Staggering pronouncements began to accumulate, many of them emanating from the Institute for New Music in the German city of Darmstadt – the name became synonymous with contemporary musical philosophy at its most rigorous and uncompromising. Was music really meant to be listened to at all? Wasn’t Bach’s Art of Fugue, that lofty exploration of abstract musical computation, written with no particular kind of instrument or instruments in mind, the highest, purest form of music? Surely the whole concert experience was a bourgeois compromise, exposing music to the peril of subjective ‘interpretation’, by audiences ‘celebrating the cult of themselves’? It’s true that such extremism soon began to soften. But when you read Boulez observing that in the early 1960s he ‘began to take notice of affective values in music’ – ie the fact that music might actually express something – you begin to realise how much scope for softening there was. It’s as though a famous painter were to announce the discovery that in the visual arts, colour might after all have a role to play.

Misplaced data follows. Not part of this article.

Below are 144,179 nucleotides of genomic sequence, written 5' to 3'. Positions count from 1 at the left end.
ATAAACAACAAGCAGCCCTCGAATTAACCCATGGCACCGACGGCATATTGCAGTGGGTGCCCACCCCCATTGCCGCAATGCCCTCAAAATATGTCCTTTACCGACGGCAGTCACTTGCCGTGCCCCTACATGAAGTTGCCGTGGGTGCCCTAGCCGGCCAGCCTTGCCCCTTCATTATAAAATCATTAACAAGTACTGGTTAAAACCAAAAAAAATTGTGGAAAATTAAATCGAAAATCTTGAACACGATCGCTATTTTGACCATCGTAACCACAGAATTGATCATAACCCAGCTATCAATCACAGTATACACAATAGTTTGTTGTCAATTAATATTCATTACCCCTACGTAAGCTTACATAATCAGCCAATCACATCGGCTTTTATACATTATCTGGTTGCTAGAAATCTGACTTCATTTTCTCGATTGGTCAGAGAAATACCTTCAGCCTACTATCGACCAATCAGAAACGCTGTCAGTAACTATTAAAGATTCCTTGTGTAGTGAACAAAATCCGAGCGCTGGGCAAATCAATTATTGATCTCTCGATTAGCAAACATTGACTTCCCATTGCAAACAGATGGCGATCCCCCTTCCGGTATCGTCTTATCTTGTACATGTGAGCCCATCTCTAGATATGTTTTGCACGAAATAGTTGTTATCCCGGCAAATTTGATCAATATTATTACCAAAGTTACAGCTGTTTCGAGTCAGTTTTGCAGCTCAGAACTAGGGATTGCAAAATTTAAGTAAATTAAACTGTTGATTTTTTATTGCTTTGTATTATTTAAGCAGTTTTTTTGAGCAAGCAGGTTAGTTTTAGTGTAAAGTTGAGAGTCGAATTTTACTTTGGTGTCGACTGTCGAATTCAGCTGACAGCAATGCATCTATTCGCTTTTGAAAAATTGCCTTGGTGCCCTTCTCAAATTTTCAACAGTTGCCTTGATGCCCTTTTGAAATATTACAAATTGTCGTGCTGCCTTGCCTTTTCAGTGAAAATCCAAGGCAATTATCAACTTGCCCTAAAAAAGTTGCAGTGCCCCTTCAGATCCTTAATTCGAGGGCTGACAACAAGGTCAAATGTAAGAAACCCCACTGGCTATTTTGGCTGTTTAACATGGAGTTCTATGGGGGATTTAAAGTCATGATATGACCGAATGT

Another hugely influential figure, for a while connected with Darmstadt, is the German philosopher and musico-sociologist Theodor Adorno (1903-69), author of The Philosophy of New Music, aptly summed up by the conductor Leonard Bernstein as ‘fascinating, nasty, turgid’. The range of Adorno’s learning is awe-inspiring, as too is the magisterial way he brings together German humanist philosophy and Freudian psychoanalysis with Marxist economics and social theory. It was Adorno who made the famous pronouncement that ‘to write poetry after Auschwitz is barbaric’ – and went on to argue the point in thousands of pages of dense, would-be poetic writing. Strangely, it seems never to have occurred to him that his insistence on the supremacy of selected German composers (Beethoven, Wagner, Mahler, Schoenberg, Berg), against those from the ‘periphery’ (Stravinsky, Sibelius, Shostakovich, Britten), after the Third Reich might also have dubious connotations. For Adorno, Schoenberg was the truly ‘authentic’ composer of his time. His very failure to engage with wider audiences is his moral vindication: it was the cost of his refusal to submit to the demands of ‘the culture industry’: ‘It is not the composer who fails in the work; history, rather, denies the work in itself.’ In The Philosophy of New Music, Schoenberg is hailed as the father of a modern music which ‘falls into empty time like an impotent bullet’. You don’t have to be a Freudian to see why Schoenberg might have found that less than flattering.